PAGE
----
Quote of the Day: “The military says they have zero tolerance, but in fact that’s not true.”

The recent spate of sexual assault prevention officers arrested has driven home how entrenched the military’s sexual assault problem really is. A few days after the latest scandal–three Navy football players are being investigated for raping a female midshipman at a party last year–some former servicewomen weighed in on the problem over at TPM. Dr. Katherine Scheirman, a retired Air Force colonel, says:

“The military says they have zero tolerance, but in fact that’s not true. Having a sexual assault case in your unit is considered something bad, so commanders have had an incredible incentive not to destroy their own careers by prosecuting someone.

The article, which is worth a full read, touches on some of the factors standing in the way of real change–from the fewer options for recourse available to women in the military than to civilians, to a general culture of commercial exploitation of women, to the fact that women are still such a minority in the ranks and people continue to ask, “Do women belong here at all?”

But while it’s very important to highlight–and address–these unique problems, we should also remember that the military is very similar to other institutions in this country. The rape culture in the military, in sports, in colleges, in high schools–it’s all the same culture, just different flavors. And I think Scheirman’s quote really speaks to that. This is exactly the kind of mentality we’ve seen when it comes to campus sexual assault, too. As Alexandra reported earlier this year, UNC allegedly told employees to underreport rape cases when the numbers were “too high” and then threatened to expel a student who spoke out. It seems we’ve progressed just enough that sexual assault is considered bad enough to cover up–but not bad enough actually to eradicate. As I wrote in response to the UNC story: “being seen as having a rape problem on your campus is considered worse than actually having one.”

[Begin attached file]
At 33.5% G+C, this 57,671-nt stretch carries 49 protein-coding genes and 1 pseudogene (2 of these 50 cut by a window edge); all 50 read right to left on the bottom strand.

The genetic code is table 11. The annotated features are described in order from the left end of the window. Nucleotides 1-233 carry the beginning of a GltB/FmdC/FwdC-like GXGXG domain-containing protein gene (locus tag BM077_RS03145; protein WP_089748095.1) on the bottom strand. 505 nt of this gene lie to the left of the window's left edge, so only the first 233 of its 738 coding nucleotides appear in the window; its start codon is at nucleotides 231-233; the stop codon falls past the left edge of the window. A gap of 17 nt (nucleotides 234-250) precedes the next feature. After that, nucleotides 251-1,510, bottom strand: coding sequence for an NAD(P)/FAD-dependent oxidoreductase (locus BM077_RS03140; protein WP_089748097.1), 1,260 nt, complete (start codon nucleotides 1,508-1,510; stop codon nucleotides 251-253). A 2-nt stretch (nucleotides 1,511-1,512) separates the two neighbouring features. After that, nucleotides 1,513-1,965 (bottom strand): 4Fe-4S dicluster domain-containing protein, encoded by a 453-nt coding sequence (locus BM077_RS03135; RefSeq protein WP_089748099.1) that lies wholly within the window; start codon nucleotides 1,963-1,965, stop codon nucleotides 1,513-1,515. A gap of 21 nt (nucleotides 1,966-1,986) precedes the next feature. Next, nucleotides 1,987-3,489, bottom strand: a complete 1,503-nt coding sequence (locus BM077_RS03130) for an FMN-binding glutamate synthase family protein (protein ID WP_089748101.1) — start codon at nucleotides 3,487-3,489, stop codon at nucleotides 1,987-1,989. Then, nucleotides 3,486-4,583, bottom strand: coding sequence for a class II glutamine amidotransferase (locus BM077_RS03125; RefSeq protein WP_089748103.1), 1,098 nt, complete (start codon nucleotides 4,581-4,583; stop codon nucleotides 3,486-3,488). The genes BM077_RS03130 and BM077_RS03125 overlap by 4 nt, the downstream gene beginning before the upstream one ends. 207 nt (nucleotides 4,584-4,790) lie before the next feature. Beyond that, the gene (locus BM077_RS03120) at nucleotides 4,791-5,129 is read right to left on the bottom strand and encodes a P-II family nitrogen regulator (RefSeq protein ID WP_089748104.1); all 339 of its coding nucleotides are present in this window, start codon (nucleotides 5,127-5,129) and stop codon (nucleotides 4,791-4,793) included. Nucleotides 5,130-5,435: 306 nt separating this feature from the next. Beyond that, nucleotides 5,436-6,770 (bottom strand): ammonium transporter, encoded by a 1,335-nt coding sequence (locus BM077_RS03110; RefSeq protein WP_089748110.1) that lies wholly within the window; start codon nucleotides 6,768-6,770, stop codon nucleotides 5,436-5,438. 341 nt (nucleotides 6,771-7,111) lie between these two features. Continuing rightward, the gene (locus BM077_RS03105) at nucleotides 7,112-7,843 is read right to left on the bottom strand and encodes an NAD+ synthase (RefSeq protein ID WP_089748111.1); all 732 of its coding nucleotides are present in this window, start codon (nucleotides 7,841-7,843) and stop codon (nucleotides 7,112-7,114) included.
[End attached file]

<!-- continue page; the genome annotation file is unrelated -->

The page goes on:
Until that changes–not just in the military but everywhere–nothing else will.

Atlanta, GA

Maya Dusenbery is an Executive Director in charge of Editorial at Feministing. Maya has previously worked at NARAL Pro-Choice New York and the National Institute for Reproductive Health and was a fellow at Mother Jones magazine. She graduated with a B.A. from Carleton College in 2008. A Minnesota native, she currently lives, writes, edits, and bakes bread in Atlanta, Georgia.

Maya Dusenbery is an Executive Director of Feministing in charge of Editorial.

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  • http://feministing.com/members/sexoutofwedlock/ nicole mercier

    AND while a higher percentage of female servicemembers than male servicememebers are rape victims and survivors, men still make up I believe about 50% of military rape victims. So this problem clearly disproportionately affects female servicemembers and is connected to a legacy of the male dominator style culture we have endured for millenia, but it’s a reminder of why feminist activism is important – because it helps everyone. Men and women et alia benefit from the dismantling of patriarchy and the dominator culture, including in the case of military sexual violence.